Many of the show's best episodes, like "Eugene's Bike" and "Field Trip" aren't even all that funny, instead concerned with telling profound stories with an air of sadness. "Field Trip" in particular is a standout, structured as a heist movie-like bust, except the breakout in this instance is for a sad turtle at the local aquarium. That episode even manages to cram in a reference to The Prisoner and while its ending is bittersweet, what with Lock Jaw the turtle swimming off in a bay full of garbage and who knows what else, it's still a brilliantly constructed bit of moral escapist fantasy. Other standouts push that escapist fantasy element even further, like "Stoop Kid" ( an early example of the urban legend storylines Hey Arnold! became notable for) which utilizes dream imagery, merging the surreal wonder of childhood imagination with a plot heavily grounded in the more mundane aspects of neighborhood life, in this case getting a lost football back.

Taken as an entire season, the episodes heavy on the imagination element also act as a buffer for the more casual Hey Arnold! episodes, like the romance driven "Operation: Ruthless," and the more cinematic, emotional episodes mentioned before. More recent kids' cartoons sometimes forget to offer that variety and balance and it can make for an exhausting viewing, and so did some of Arnold's own contemporaries, but maybe that's the intention. The levity of those more fantastical episodes also occasionally slips into the heavier episodes, specifically "Mugged," which takes a relatively frightening storyline, Arnold getting mugged, and turns it into an opportunity for a Karate Kid-like scenario for Arnold as his grandma teaches him to defend himself.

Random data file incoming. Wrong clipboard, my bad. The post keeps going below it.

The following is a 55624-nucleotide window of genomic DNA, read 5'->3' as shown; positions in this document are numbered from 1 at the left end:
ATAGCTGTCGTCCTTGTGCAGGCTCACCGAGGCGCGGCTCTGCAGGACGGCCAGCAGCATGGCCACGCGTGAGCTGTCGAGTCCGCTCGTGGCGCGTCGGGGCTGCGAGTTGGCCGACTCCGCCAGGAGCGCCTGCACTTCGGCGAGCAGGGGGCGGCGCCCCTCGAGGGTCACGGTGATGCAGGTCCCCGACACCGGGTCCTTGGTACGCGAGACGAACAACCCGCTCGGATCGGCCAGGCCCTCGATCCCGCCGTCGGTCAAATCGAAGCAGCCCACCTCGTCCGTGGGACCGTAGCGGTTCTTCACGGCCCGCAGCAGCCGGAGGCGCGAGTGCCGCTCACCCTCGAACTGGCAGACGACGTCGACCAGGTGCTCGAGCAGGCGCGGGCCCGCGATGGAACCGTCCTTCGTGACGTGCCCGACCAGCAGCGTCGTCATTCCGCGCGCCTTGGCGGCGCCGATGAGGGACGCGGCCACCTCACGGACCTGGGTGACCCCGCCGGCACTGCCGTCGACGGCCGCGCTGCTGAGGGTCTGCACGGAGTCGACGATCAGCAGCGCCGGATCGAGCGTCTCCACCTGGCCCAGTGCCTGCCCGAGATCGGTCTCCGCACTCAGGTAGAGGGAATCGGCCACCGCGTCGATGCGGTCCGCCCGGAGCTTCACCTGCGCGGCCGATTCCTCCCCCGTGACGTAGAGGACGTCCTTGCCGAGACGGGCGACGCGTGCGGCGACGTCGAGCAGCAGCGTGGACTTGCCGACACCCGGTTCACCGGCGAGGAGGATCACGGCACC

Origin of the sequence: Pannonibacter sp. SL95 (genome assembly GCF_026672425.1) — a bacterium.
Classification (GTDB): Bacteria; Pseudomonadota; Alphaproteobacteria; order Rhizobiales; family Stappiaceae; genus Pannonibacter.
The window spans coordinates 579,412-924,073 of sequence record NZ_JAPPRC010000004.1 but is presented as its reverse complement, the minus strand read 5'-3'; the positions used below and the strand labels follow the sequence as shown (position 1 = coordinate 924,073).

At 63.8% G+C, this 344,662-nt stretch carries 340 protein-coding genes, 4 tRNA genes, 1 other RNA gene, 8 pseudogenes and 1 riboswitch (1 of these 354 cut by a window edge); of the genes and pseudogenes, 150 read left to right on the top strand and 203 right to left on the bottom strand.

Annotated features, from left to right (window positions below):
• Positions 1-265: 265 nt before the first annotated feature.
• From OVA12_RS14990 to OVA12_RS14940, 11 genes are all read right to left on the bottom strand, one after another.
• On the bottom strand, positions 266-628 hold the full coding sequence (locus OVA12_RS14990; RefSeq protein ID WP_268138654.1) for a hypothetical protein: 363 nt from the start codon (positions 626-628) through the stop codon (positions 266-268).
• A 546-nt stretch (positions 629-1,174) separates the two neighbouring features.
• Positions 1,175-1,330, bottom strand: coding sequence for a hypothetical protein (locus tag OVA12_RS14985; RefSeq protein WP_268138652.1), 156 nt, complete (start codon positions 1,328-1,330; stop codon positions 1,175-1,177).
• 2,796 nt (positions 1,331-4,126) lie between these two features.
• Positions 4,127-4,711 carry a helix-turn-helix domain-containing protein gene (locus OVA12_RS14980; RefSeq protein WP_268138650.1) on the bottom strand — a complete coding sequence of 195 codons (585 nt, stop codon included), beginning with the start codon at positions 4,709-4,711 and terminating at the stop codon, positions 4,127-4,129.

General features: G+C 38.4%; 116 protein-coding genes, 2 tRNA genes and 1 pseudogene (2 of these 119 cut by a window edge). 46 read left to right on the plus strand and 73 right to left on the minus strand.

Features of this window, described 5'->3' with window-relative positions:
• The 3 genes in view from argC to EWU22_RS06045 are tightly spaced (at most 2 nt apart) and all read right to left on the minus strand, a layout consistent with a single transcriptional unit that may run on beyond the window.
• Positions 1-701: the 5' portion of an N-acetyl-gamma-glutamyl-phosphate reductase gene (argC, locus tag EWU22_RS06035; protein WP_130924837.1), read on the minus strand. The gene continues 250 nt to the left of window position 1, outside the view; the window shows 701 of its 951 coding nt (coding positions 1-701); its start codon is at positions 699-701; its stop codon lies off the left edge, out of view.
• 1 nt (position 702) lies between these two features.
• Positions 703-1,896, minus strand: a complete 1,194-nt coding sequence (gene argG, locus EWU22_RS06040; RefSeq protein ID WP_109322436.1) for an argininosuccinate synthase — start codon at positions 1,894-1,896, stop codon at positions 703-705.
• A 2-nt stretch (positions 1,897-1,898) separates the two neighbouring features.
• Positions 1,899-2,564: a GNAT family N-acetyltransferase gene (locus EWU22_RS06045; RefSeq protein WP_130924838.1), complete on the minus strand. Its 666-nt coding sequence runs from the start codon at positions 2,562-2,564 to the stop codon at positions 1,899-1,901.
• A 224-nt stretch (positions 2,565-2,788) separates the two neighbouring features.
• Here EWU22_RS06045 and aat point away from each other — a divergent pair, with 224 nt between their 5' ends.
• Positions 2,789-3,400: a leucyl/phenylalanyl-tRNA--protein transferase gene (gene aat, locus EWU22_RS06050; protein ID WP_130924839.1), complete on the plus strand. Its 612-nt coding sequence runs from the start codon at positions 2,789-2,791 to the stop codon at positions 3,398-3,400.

But at its heart, "Mugged" is simply about child empowerment, just like most of Hey Arnold! and great children's entertainment on the whole, and its greatest value comes in the willingness to be open about adult issues with kids in a safe and friendly way. "Mugged" even hinges on epic hero tropes, as Arnold's empowerment and path to power leads to his own downfall as a result of his hubris, only for him to rise again once he's acknowledged his power tripping. Sure, that sounds heavy for a kids' cartoon, but so is most classic children's literature when you think about it. It's also not even the heaviest episode thematically, as season one also saw Arnold facing his own "mortality" with the fittingly melodramatic "24 Hours to Live." Weirdly, that episode is also the most slapstick, hinging on a decidedly Chuck Jones-esque dance sequence from Arnold; it's also a recreation of the short that introduced Arnold to the world at the beginning of theatrical screenings of Harriet the Spy.



Those kinds of juxtapositions are likely a big part of why Hey Arnold! was such a hit, running for eight years on Nickelodeon and spawning a feature length film. That means that Arnold not only managed to be more accessible than most comics, it also ran for longer than most recent efforts manage to as well. Shout! Factory's season one collection may be short on the bonus features (in fact, as near as I can tell there are none), but even so, this series will thrill anyone who enjoys animated series or who wants to give their kids something that has substance and is entertaining.



When he's not writing about the cape and spandex set, Nick Hanover is a book, film and music critic for Spectrum Culture and a staff writer for No Tofu Magazine. He also translates for "Partytime" Lukash's Panel Panopticon.